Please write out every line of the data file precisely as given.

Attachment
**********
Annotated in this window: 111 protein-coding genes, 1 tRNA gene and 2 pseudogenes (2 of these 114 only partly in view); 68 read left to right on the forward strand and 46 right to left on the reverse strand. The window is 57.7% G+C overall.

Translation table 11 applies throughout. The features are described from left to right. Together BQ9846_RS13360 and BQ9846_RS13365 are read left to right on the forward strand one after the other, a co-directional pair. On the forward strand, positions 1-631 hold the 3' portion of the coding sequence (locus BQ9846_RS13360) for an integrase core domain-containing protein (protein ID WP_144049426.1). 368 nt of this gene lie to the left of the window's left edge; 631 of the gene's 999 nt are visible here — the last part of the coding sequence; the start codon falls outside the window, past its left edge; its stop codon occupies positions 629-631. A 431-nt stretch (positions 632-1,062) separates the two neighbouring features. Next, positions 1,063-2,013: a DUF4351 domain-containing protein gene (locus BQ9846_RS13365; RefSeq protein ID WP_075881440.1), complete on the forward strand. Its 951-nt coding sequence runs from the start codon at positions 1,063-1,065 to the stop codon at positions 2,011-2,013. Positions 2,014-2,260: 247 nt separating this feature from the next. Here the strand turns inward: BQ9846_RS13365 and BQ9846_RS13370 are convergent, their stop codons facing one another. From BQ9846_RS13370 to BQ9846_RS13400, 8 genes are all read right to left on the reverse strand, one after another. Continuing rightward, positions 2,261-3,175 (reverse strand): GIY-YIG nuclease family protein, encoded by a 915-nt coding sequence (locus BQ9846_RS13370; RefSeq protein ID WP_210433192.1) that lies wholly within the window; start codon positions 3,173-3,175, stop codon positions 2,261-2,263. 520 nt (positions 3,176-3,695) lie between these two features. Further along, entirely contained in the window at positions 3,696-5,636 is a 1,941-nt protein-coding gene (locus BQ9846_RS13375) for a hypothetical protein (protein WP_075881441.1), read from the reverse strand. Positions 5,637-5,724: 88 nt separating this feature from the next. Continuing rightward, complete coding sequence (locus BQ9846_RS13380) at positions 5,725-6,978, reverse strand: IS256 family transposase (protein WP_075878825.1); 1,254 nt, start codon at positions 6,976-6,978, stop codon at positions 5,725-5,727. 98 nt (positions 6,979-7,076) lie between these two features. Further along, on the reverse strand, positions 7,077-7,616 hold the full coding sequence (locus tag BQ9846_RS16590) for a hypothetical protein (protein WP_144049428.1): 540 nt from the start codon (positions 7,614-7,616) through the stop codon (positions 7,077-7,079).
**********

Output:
Annotated in this window: 111 protein-coding genes, 1 tRNA gene and 2 pseudogenes (2 of these 114 only partly in view); 68 read left to right on the forward strand and 46 right to left on the reverse strand. The window is 57.7% G+C overall.

Translation table 11 applies throughout. The features are described from left to right. Together BQ9846_RS13360 and BQ9846_RS13365 are read left to right on the forward strand one after the other, a co-directional pair. On the forward strand, positions 1-631 hold the 3' portion of the coding sequence (locus BQ9846_RS13360) for an integrase core domain-containing protein (protein ID WP_144049426.1). 368 nt of this gene lie to the left of the window's left edge; 631 of the gene's 999 nt are visible here — the last part of the coding sequence; the start codon falls outside the window, past its left edge; its stop codon occupies positions 629-631. A 431-nt stretch (positions 632-1,062) separates the two neighbouring features. Next, positions 1,063-2,013: a DUF4351 domain-containing protein gene (locus BQ9846_RS13365; RefSeq protein ID WP_075881440.1), complete on the forward strand. Its 951-nt coding sequence runs from the start codon at positions 1,063-1,065 to the stop codon at positions 2,011-2,013. Positions 2,014-2,260: 247 nt separating this feature from the next. Here the strand turns inward: BQ9846_RS13365 and BQ9846_RS13370 are convergent, their stop codons facing one another. From BQ9846_RS13370 to BQ9846_RS13400, 8 genes are all read right to left on the reverse strand, one after another. Continuing rightward, positions 2,261-3,175 (reverse strand): GIY-YIG nuclease family protein, encoded by a 915-nt coding sequence (locus BQ9846_RS13370; RefSeq protein ID WP_210433192.1) that lies wholly within the window; start codon positions 3,173-3,175, stop codon positions 2,261-2,263. 520 nt (positions 3,176-3,695) lie between these two features. Further along, entirely contained in the window at positions 3,696-5,636 is a 1,941-nt protein-coding gene (locus BQ9846_RS13375) for a hypothetical protein (protein WP_075881441.1), read from the reverse strand. Positions 5,637-5,724: 88 nt separating this feature from the next. Continuing rightward, complete coding sequence (locus BQ9846_RS13380) at positions 5,725-6,978, reverse strand: IS256 family transposase (protein WP_075878825.1); 1,254 nt, start codon at positions 6,976-6,978, stop codon at positions 5,725-5,727. 98 nt (positions 6,979-7,076) lie between these two features. Further along, on the reverse strand, positions 7,077-7,616 hold the full coding sequence (locus tag BQ9846_RS16590) for a hypothetical protein (protein WP_144049428.1): 540 nt from the start codon (positions 7,614-7,616) through the stop codon (positions 7,077-7,079).